In a lavish PR event in Monte Carlo last week, Panasonic announced four new digital cameras to update its range for this summer. All four cameras are new top-of-the-range models, updating four crucial product lines and further reinforcing Panasonic's large and growing share of the digital camera market.
The model that caused the most excitement among the several hundred camera journalists attending the event was the Lumix DMC-LX3, an impressive high-spec compact camera aimed at enthusiasts and semi-professionals.
The LX3 has a number of unusual features. The most noticeable is its superb ultra-fast, ultra-wide-angle f/2.0 24-60mm Leica DC Vario-Summicron lens. This is, as far as I'm aware, the widest-aperture lens on any compact camera currently available. The last camera to have a lens this fast was the popular Canon PowerShot G6, from 2004, and it's pretty clear that Panasonic's new flagship is designed to take on Canon's current top compact, the G9.
Panasonic has taken a bold and hopefully successful decision with the LX3. Abandoning the usual megapixel escalation as unproductive in terms of final picture quality, it has instead opted for a 10.1-megapixel CCD, but one of an unusually large size, 1/1.63-inchs, fractionally larger than that in the previous LX2 model. In theory this should result in lower image noise, greater colour depth and increased dynamic range. As well as this the circuitry inside the photocells on the chip has been made less obtrusive thanks to more advanced manufacturing techniques, leading to an increase in effective photocell area. Again, this should have tangible benefits in terms of image quality.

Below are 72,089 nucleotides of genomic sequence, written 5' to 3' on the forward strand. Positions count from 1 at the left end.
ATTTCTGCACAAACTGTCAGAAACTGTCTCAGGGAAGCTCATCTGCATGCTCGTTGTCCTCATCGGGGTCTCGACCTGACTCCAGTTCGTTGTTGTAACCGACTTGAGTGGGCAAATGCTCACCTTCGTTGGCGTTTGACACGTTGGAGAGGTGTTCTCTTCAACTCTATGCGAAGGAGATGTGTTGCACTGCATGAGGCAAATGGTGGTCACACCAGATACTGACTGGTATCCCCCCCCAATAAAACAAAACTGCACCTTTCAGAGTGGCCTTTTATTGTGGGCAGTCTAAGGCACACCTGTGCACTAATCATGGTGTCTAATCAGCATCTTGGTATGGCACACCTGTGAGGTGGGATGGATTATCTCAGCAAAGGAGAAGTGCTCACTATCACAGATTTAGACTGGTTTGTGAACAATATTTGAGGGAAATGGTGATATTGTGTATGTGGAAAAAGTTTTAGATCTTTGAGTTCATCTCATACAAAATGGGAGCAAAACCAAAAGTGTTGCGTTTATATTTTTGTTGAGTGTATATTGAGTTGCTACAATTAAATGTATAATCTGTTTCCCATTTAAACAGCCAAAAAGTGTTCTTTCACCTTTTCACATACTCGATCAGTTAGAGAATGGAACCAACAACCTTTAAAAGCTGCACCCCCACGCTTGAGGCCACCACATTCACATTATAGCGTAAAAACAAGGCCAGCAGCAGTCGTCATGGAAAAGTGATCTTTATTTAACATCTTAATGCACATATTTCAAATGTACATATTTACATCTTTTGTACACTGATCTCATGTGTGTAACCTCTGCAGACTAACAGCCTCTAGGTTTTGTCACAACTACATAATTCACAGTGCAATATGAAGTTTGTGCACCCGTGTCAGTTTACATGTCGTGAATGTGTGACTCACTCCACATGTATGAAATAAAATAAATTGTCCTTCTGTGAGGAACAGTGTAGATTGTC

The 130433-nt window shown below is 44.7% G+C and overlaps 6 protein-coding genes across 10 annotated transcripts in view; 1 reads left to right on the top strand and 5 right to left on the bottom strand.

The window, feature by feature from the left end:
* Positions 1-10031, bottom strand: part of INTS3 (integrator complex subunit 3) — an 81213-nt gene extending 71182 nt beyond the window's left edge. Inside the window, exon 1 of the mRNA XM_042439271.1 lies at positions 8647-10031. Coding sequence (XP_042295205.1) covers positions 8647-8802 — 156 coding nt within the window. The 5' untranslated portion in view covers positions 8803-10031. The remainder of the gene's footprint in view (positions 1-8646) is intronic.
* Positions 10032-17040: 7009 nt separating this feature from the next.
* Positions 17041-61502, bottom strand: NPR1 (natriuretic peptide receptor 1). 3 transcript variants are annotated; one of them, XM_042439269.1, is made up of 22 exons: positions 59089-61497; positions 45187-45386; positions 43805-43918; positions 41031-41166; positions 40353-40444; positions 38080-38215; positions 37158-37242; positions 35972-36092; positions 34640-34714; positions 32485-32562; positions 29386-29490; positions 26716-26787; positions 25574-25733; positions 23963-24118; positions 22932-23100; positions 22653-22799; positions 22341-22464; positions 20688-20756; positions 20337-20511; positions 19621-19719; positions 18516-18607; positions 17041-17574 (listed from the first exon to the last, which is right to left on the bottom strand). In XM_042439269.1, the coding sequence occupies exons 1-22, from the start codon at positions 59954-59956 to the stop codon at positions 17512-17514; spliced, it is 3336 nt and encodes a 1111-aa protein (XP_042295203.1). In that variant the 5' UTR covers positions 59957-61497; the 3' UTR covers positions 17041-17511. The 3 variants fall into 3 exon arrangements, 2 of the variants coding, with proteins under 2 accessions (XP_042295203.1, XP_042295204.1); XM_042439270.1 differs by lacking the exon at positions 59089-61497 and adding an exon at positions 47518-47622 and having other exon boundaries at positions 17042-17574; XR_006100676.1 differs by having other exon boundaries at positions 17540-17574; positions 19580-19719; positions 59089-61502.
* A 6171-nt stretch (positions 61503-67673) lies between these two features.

The high-quality lens and improved sensor are matched by Panasonic's Venus Engine IV image processor, which features more advanced two-stage noise reduction and increased sensitivity to 6400 ISO. It can support 2.5fps shooting at full resolution in continuous mode, or 6fps in 3-megapixel burst mode.
The LX3 is designed for creative manual use, but also features many advanced automatic features such as intelligent exposure, intelligent ISO selection, autofocus tracking, and a face detection and tracking mode that can follow faces even when they are turned in profile to the camera.
Other features include a 3.0-inch LCD monitor with a resolution of 460k dots, and the ability to shoot in 4:3, 3:2 or 16:9 widescreen mode. It can also shoot HD video at 1280 x 720 resolution and 24fps. A range of accessories is also available, including a very nice leather case, a clip-on optical viewfinder and a range of filters and conversion lenses.
The Lumix DMC-LX3 will be available in either black or silver. The UK launch price will be £399.99, and the camera should be available in August.